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Message-Id: <199504070220.VAA12478@info.tamu.edu>
Date: Thu, 6 Apr 1995 05:42:49 -0700
Reply-To: native-l@gnosys.svle.ma.us Sender: NATIVE-L Aboriginal Peoples: news & information
From: native-l@gnosys.svle.ma.us
Subject: nanews03.014 (part A)
To: Multiple recipients of list NATIVE-L <NATIVE-L@TAMVM1.TAMU.EDU>

Original Sender: gars@netcom.com (Gary Night Owl)
Mailing List: NATIVE-L (native-l@gnosys.svle.ma.us)

--------- RE: Poem: Passamaquoddy Girl ---------
Date: 07 Mar 95 12:54:28 EST
From: Christopher.A.Newell@DARTMOUTH.EDU (Christopher A. Newell)
Subj: Passamaquoddy Girl

Passamaquoddy Girl

By Mary Ellen Socobasin,
Passamaquoddy (1947-1988)
6 April 1995

I didn't write this, but I grew up knowing the woman who did pretty closely. Her death was a loss to our community and in her honor I post her words so that others may learn from her.

A proud Indian girl grows up on the reservation
Takes a walk to the white community
She knew nothing of them
She was greeted with laughter
She was treated unfairly
For she did nothing to them.
She was called a redskin
She looked upon herself saw only brown skin
She wonders what is wrong withthem.
She is called an Apache with a sneer.
She says, I am Passamaquoddy eyes full of tears.
She asks herself what have I done to them.
They make funny noises imitating her language.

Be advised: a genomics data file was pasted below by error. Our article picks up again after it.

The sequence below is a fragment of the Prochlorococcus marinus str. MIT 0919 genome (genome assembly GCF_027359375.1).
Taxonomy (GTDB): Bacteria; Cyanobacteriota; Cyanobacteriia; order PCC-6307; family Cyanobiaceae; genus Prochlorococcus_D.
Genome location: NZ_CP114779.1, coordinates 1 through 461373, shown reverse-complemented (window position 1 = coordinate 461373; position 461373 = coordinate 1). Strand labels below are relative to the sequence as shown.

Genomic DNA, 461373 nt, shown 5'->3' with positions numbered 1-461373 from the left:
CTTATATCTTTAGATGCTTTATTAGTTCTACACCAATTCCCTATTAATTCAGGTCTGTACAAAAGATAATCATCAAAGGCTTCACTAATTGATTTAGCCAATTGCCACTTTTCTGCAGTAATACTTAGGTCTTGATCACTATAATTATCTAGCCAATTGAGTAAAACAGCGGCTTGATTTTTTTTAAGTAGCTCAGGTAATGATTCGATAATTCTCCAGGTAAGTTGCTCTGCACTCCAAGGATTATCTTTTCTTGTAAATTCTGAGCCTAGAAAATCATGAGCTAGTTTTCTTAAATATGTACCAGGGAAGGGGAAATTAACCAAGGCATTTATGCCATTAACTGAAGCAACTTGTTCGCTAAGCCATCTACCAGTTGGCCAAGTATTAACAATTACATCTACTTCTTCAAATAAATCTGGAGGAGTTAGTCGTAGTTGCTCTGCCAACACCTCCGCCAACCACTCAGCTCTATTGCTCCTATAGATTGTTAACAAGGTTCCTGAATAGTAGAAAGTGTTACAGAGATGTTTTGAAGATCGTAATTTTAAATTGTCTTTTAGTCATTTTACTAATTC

She says to them I know two languages.
Doesn't that mean anything to you.
But to them, they only understood one language.
The language of hate.
She asks herself what have I done to them.
They don't know her. Still they condemn.
She committed no crime still they prosecute
Stones of injustice are thrown at her
Her heart starts to fill with bitterness.
She proclaims her hate for them.
Years of ignorance go by.
Then she realized what was happening.
She was getting to be just like them.
She says I am not one of them.
I will not condemn all of them.
For I am Passamaquoddy
A proud Indian woman.

--Mary Ellen Socobasin

I saw Rita Joe 2 summers ago at the Wabanaki Conference on the Restigouche Mi'kmaq Reserve in Quebec. Her words for young people were that she is getting old and her disease soon won't let her be able to write anymore, but for others to continue their education and continue to express yourself in poetry. I have no gift for the beauty of poetry, but hopefully through others I can express myself still. For those of you who don't know who Rita Joe is she's a Mi'kmaq poet who's published around 3-5 books. She's an elderly woman now, but she's wise even beyond her years and tells some great jokes. She knows the importance of learning, but she also knows that you must have fun doing it, maybe that's why she was one of the best teachers I've ever met. Torture and education should not be synonymous.

Mary Ellen taught me in grade school and she too was one of the best teachers I've ever known. This is just a small piece of her.